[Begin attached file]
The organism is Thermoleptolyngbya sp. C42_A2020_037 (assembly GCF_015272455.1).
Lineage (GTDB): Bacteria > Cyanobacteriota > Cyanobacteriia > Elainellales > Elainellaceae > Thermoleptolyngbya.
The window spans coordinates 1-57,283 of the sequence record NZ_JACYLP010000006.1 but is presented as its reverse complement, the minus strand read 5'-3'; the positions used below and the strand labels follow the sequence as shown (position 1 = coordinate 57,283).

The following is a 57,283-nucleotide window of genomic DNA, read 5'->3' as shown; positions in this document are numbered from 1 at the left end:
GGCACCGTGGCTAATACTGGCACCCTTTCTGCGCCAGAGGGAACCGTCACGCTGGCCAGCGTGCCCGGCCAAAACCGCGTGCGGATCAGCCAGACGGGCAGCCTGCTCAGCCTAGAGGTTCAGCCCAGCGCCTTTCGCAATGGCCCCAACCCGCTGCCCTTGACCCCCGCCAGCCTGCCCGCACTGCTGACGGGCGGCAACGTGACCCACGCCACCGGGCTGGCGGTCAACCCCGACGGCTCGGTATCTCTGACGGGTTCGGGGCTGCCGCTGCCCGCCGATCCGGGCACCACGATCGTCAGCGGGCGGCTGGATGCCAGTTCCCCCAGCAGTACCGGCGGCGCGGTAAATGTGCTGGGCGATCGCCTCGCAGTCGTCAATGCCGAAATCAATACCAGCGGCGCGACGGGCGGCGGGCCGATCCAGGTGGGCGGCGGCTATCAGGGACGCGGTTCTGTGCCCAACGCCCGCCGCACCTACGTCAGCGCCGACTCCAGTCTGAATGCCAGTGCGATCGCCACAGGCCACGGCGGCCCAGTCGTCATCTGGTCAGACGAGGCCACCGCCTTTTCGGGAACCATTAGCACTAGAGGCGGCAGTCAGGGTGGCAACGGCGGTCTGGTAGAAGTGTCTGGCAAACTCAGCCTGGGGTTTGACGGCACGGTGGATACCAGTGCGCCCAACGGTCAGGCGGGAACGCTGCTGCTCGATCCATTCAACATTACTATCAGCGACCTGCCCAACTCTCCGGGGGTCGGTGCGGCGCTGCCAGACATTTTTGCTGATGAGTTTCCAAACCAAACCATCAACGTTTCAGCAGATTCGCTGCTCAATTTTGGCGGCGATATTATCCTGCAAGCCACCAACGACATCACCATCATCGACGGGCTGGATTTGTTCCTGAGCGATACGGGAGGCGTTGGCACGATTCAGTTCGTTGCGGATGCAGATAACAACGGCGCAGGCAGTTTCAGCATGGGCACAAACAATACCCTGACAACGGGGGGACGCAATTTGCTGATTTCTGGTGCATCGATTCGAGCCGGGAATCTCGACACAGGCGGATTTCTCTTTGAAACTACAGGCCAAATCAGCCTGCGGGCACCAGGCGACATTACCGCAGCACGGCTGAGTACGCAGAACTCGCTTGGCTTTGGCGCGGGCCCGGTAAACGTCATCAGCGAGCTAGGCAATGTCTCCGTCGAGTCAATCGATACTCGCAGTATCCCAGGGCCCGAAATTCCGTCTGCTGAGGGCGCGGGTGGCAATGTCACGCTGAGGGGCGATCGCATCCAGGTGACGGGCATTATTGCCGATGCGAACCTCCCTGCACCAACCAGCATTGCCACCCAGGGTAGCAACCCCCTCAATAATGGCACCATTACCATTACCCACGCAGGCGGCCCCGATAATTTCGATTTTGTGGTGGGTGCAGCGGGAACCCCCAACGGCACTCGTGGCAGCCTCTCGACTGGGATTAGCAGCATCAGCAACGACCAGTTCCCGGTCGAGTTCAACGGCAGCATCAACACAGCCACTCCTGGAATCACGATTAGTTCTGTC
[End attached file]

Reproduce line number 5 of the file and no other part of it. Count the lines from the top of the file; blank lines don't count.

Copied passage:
GGCACCGTGGCTAATACTGGCACCCTTTCTGCGCCAGAGGGAACCGTCACGCTGGCCAGCGTGCCCGGCCAAAACCGCGTGCGGATCAGCCAGACGGGCAGCCTGCTCAGCCTAGAGGTTCAGCCCAGCGCCTTTCGCAATGGCCCCAACCCGCTGCCCTTGACCCCCGCCAGCCTGCCCGCACTGCTGACGGGCGGCAACGTGACCCACGCCACCGGGCTGGCGGTCAACCCCGACGGCTCGGTATCTCTGACGGGTTCGGGGCTGCCGCTGCCCGCCGATCCGGGCACCACGATCGTCAGCGGGCGGCTGGATGCCAGTTCCCCCAGCAGTACCGGCGGCGCGGTAAATGTGCTGGGCGATCGCCTCGCAGTCGTCAATGCCGAAATCAATACCAGCGGCGCGACGGGCGGCGGGCCGATCCAGGTGGGCGGCGGCTATCAGGGACGCGGTTCTGTGCCCAACGCCCGCCGCACCTACGTCAGCGCCGACTCCAGTCTGAATGCCAGTGCGATCGCCACAGGCCACGGCGGCCCAGTCGTCATCTGGTCAGACGAGGCCACCGCCTTTTCGGGAACCATTAGCACTAGAGGCGGCAGTCAGGGTGGCAACGGCGGTCTGGTAGAAGTGTCTGGCAAACTCAGCCTGGGGTTTGACGGCACGGTGGATACCAGTGCGCCCAACGGTCAGGCGGGAACGCTGCTGCTCGATCCATTCAACATTACTATCAGCGACCTGCCCAACTCTCCGGGGGTCGGTGCGGCGCTGCCAGACATTTTTGCTGATGAGTTTCCAAACCAAACCATCAACGTTTCAGCAGATTCGCTGCTCAATTTTGGCGGCGATATTATCCTGCAAGCCACCAACGACATCACCATCATCGACGGGCTGGATTTGTTCCTGAGCGATACGGGAGGCGTTGGCACGATTCAGTTCGTTGCGGATGCAGATAACAACGGCGCAGGCAGTTTCAGCATGGGCACAAACAATACCCTGACAACGGGGGGACGCAATTTGCTGATTTCTGGTGCATCGATTCGAGCCGGGAATCTCGACACAGGCGGATTTCTCTTTGAAACTACAGGCCAAATCAGCCTGCGGGCACCAGGCGACATTACCGCAGCACGGCTGAGTACGCAGAACTCGCTTGGCTTTGGCGCGGGCCCGGTAAACGTCATCAGCGAGCTAGGCAATGTCTCCGTCGAGTCAATCGATACTCGCAGTATCCCAGGGCCCGAAATTCCGTCTGCTGAGGGCGCGGGTGGCAATGTCACGCTGAGGGGCGATCGCATCCAGGTGACGGGCATTATTGCCGATGCGAACCTCCCTGCACCAACCAGCATTGCCACCCAGGGTAGCAACCCCCTCAATAATGGCACCATTACCATTACCCACGCAGGCGGCCCCGATAATTTCGATTTTGTGGTGGGTGCAGCGGGAACCCCCAACGGCACTCGTGGCAGCCTCTCGACTGGGATTAGCAGCATCAGCAACGACCAGTTCCCGGTCGAGTTCAACGGCAGCATCAACACAGCCACTCCTGGAATCACGATTAGTTCTGTC